So starting at the railway station on a recent Thursday night my mission was to visit all the key pubs around the city which have helped give Derby this lofty accolade. First call was the Brunswick, just a couple of minutes walk from the station. This was appropriate as the pub is noted as the original multiple ale choice pub in the city and the impressive display of pictures on the walls highlight its transformation over the years. I had my reservations before entering seeing as it's part of the Everards clan but this was quickly dispelled with a great choice of 16 ales including Brunswicks own microbrewery that can be seen to the back of the pub. The mild on offer was excellent and the whole feel of the pub with cosy rooms sprawling throughout was welcoming. In a more humble town or city this would be an absolute destination in its own right, but there were more great pubs to come...

Next up and just around the corner was the Alexandra. This proper old-style boozer is part of Nottingham's Castle Rock empire and a number of its fine beers were amongst the 10 on offer. So too was the top drawer Dark Star Victorian Mild. Any pub that serves Partridge Green's hallowed ale can do no wrong as far as I am concerned and this was a great surprise to see it served this far north. This non-pretentious pub is just the sort that seem under most threat yet the Alex was buzzing nicely with customers appreciating a good pint of ale.

After that it was a 10-15 minute walk though the city centre for the next two on my trail. First up the Brewery Tap (also known as the Royal Standard) and home to another microbrewer - Derby Brewing Company and after a taste of their Triple Hop I was very much wanting more but really had to hold myself back with so many pubs to visit in a short time. The Brewery Tap has a smarter feel and is definitely more food orientated but still somewhere you can happily drink and enjoy ales, a hard balance for some 'foodie' pubs to get right. Around the corner from this was pub #4 on my trail - the Exeter Arms, run by yes - another micro brewer called the Dancing Duck Brewery. Seven ales on offer here and again those seemed on top form.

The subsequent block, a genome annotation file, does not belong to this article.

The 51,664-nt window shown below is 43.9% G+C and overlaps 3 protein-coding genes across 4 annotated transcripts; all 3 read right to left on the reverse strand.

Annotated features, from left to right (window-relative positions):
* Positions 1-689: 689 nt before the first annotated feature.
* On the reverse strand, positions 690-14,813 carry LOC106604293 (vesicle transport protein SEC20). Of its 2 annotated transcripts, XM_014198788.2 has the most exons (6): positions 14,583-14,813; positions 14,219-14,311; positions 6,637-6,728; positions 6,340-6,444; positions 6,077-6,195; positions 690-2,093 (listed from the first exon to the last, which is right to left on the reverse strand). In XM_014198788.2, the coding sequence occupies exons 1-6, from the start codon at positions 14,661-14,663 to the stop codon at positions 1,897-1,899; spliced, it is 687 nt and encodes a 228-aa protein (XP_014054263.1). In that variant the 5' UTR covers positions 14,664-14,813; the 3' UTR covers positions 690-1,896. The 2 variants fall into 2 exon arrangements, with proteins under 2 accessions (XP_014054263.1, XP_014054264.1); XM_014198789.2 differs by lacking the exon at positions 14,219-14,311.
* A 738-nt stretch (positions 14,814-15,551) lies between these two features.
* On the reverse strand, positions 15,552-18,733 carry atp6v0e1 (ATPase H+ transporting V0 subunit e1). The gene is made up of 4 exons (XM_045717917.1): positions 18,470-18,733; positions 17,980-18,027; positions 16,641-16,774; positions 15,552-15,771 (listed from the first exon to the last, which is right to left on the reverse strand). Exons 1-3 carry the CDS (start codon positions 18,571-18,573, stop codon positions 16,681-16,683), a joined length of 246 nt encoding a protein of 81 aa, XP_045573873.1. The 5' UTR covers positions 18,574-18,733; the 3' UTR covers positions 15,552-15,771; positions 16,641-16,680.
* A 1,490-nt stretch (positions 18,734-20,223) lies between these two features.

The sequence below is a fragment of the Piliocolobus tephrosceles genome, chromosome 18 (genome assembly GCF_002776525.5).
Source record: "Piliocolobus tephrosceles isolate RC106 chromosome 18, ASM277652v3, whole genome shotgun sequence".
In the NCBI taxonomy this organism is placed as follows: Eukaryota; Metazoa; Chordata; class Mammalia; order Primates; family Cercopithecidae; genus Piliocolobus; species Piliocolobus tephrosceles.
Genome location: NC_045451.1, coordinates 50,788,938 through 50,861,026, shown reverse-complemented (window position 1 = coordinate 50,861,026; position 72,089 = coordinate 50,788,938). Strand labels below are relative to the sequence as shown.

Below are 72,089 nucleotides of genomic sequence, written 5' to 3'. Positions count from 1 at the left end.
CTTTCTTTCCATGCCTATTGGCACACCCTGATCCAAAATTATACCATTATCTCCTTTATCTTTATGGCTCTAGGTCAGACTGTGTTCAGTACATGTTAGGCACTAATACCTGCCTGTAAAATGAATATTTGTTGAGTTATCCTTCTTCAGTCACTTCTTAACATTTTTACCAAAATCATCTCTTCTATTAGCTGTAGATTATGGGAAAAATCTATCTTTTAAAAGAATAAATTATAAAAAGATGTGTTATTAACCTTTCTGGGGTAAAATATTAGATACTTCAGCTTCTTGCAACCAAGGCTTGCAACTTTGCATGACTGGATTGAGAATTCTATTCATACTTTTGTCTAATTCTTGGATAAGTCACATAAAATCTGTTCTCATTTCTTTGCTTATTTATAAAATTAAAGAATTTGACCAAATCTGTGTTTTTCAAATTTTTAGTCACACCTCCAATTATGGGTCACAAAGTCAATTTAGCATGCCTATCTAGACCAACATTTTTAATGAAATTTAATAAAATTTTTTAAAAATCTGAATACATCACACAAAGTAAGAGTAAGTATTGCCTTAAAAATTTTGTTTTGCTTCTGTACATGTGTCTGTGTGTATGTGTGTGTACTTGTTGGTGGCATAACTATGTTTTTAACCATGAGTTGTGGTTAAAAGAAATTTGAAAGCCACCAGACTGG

A walk back over the bridge on Derwent St was needed for my next stop - The Old Silk Mill. This was Derby Pub Of The Year 2011 and you can see why. A two piece band were warming up while I was warming up to Salopian's wonderful Lemon Dream. The range here included two Thornbridge ales (Jaipur and Kipling), Purity Mad Goose, Kelham Best, Black Hole Red - as good a fivesome as you could wish for and there were at least another five, some of which were served straight from the cask. Close by I popped into the Standing Order, one of three JD Wetherspoons in town. While I wouldn't normally include these in a tour the range was very impressive and far fewer national brands giving way to more micro brewers than most JDW's near me.

After a five minute walk up Queen Street the next stop was the Flowerpot. More of a live music venue this still had an impressive range of ales (Rat Brewery, Shardlow, Cullercoats, White Rose, Ossett, Oakham, Black Iris etc etc!) I was somewhat spoiled for choice and again in ale heaven and went for Huddersfield's fine Rat Brewery.

Next a welcome 10 minute plus walk on Duffield Road to the Five Lamps, the 2012 Pub Of The Year for Derby. This pub was packed and had a really good vibe to it. As I scanned my Cask Marque code into my phone this got me into a cheery discussion with several of the friendly locals about my two favourite subjects - ales and pubs. I can report that very knowledgeable they were about both! Of the 10 ales on offer, three were from Titanic and my 1912 was excellent. This was yet another pub that I could have happily spent the whole evening in and in lesser cities would have. But I still had pubs to visit so sadly had to move on vowing to return.

I cut across several pleasant back streets then down Bridge Street to get to the Greyhound. Another Derby Brewing Company offering and again quite smart if a little too brightly lit for my own taste. Nothing wrong with the beer however and on top of their own ales I sampled the lovely Mary Jane from Ilkley Brewery.

Just a few minutes up Ashbourne Road and it was the turn of Mr Grundy's to form part of my ale trail marathon and another micro brewery. This one has an array of decent ales with a World War 1 theme and had their range including the tasty No Man's Land with ales you can get anywhere such as Bass and Pedigree. A fine quirky boozer with interesting varied bric-a-brac.

A little further up Ashbourne Road and off a couple of back streets on Langley Street was my final destination, the New Zealand Arms. I love back street somewhat hidden away pubs in cities and this fitted the bill. The Dancing Duck Brewery have taken this pub over fairly recently and their own beers were priced at just £2.50 while I also noted 4 real ciders available.

As this was open to midnight I took a seat and just enjoyed the atmosphere here thinking back to what an excellent array of pubs I had visited. Despite my exploits there were a number of others I did not make it to such as the Falstaff Tavern, home of yet another fine micro brewery. Oh well next visit I will make sure I have more time to enjoy this deserved real ale capital, the fine ale drinkers of Derby are very lucky indeed. [One of the other Wetherspoons pubs, the Babington Arms, is also highly recommended, with lots of local and other microbrewery beers - Ed.]

Jean-Paul Russek

Text and Images Copyright Jean-Paul Russek May 2012

* Derby is one of many cities making the claim as 'real ale capital' - others include London, Norwich, York and Sheffield.